Due to the limitations of stem cell transplantation and also considering the relatively poor outcomes associated with chemotherapy, the potential for several chemotherapy-free strategies has been evaluated in MCL patients since early 2000s. Consequently, a growing number of biologically-targeted therapies are profoundly altering the landscape of MCL treatment options in both first-line and relapsed settings [17]. Among these agents, there are currently four drugs licensed across the world: the proteasome inhibitor bortezomib (BTZ, Velcade®), the mechanistic target of rapamycin (mTOR) inhibitor temsirolimus (Torisel®), lenalidomide (Revlimid®), and ibrutinib (Imbruvica®). As single agents, overall response rates (ORRs) are 33% (8% complete response (CR)), 22% (2% CR), 28% (8% CR), and 68% (21% CR), respectively [23][24][25][26]. Beside this clinical efficacy, major differences have been observed in the degree and frequency of adverse events (AEs) associated to these agents in MCL patients. In bortezomib-receiving patients, the most commonly reported AEs are asthenia (72%), peripheral neuropathies (55%), constipation (50%), diarrhea (47%), nausea (44%), and anorexia (39%), the apparition of neuropathy being the most common toxicity, leading to discontinuation and eventually to death [27]. In the case of temsirolimus, hematological toxicity (thrombocytopenia, 72–100%; anemia, 52–66%; neutropenia, 24–77%) is the most frequent AE observed in the clinical setting, and can be generally successfully managed by dose reductions or treatment delay [28]. Hematologic toxicity was also the most common AE observed in R/R MCL patients receiving lenalidomide, with neutropenia and thrombocytopenia observed in 40–62% or 28–12% of the cases, depending on the cohort. Importantly, these effects did not culminate into serious events in any studies, all hematological toxicities being manageable and reversible upon discontinuation of the IMiD [29]. Finally, ibrutinib is by far the safest agent among this list, with hematologic AEs limited to thrombocytopenia (22%), neutropenia (19%), and anemia (18%). Other common AEs including diarrhea (54%), fatigue (50%), nausea (33%), dyspnea (32%), and infection (<10%) were mostly observed during the first 6 months of therapy and with less frequency, thus confirming the safety profile of ibrutinib in R/R MCL [30].

Several novel agents using different target points have also been used with some reported efficacy in R/R MCL. Among the most exciting recent advances in the management of B-cell malignancies, has been the development of chimeric antigen receptor (CAR) T cells [31]. In a recent phase 2 study involving MCL patients who did not respond to BTK inhibitor therapy, the anti-CD19 CAR T-cell therapy, KTE-X19, achieved durable remission in patients with R/R MCL (93% ORR, 67% CR, with progression-free survival (PFS) of 61% and OS of 83% at 1 year) but not without risks: many study participants experienced high-grade cytopenias, infections, and neurologic events [32]. Cyclin-dependent kinase (CDK)4/6 inhibitors (e.g., abemaciclib, palbociclib) are also an attractive therapeutic option given the role of cell-cycle deregulation in the pathogenesis of MCL [33]. Anti-CD20 mAbs, such as ofatumumab [34] and obinutuzumab, [35] have single-agent activity in rituximab-treated patients and are good candidates to be used in combination with other therapies. Moreover, BH3 mimetic-type BCL2 inhibitors such as ABT-199 (venetoclax), phosphatidylinositol 3-kinase (PI3K)δ inhibitors such as idelalisib, histone deacetylase (HDAC) inhibitors (e.g., vorinostat, abexinostat or panobinostat), mTOR inhibitors (e.g., everolimus), or other small molecules including some second-generation BTK inhibitors, are being developed and explored in MCL [36][37][38][39][40]. Finally, the promising activity of anti-CD38 mAb, such as daratumumab in multiple myeloma, has prompted the initiation of studies in other B-cell malignancies, including MCL [41].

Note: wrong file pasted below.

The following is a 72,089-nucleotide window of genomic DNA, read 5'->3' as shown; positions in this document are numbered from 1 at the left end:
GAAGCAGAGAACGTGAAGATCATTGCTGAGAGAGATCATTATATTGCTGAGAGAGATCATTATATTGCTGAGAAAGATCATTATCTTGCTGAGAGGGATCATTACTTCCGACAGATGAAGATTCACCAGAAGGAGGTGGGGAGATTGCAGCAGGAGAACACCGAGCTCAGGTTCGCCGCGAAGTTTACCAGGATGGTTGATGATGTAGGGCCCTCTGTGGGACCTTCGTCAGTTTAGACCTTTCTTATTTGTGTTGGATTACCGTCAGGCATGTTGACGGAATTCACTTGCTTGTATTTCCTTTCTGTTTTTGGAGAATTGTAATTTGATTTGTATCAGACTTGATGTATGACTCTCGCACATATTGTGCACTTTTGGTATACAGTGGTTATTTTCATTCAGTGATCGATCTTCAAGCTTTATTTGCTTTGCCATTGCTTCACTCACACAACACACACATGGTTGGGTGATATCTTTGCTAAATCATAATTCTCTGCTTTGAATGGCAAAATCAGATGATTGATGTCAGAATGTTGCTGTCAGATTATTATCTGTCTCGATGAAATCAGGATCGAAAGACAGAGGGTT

1. Narendranath Epperla; Mehdi Hamadani; Timothy S. Fenske; Luciano J. Costa; Incidence and survival trends in mantle cell lymphoma. British Journal of Haematology 2017, 181, 703-706, 10.1111/bjh.14699.
  2. Sergio Cortelazzo; Maurilio Ponzoni; Andres Jm Ferreri; Martin Dreyling; Mantle cell lymphoma. Critical Reviews in Oncology/Hematology 2012, 82, 78-101, 10.1016/j.critrevonc.2011.05.001.
  3. Swerdlow S.H.. WHO Classification of Tumours of Haematopoietic and Lymphoid Tissues.; World Health Organization. International Agency for Research on Cancer., Eds.; WHO: Geneva, Switzerland, 2017; pp. 1-586.
  4. Simon Rule; The modern approach to mantle cell lymphoma.. Hematological Oncology 2019, 37, 66-69, 10.1002/hon.2596.
  5. Pedro Jares; Dolors Colomer; Elías Campo; Molecular pathogenesis of mantle cell lymphoma.. Journal of Clinical Investigation 2012, 122, 3416-23, 10.1172/JCI61272.
  6. Steven H. Swerdlow; Elías Campo; Stefano A. Pileri; Nancy Lee Harris; Harald Stein; Reiner Siebert; Ranjana Advani; Michele Ghielmini; Gilles Salles; Andrew D. Zelenetz; et al.Elaine S. Jaffe The 2016 revision of the World Health Organization classification of lymphoid neoplasms. Blood 2016, 127, 2375-2390, 10.1182/blood-2016-01-643569.
  7. Pedro Jares; Elas Campo; Elías Campo; Advances in the understanding of mantle cell lymphoma. British Journal of Haematology 2008, 142, 149-165, 10.1111/j.1365-2141.2008.07124.x.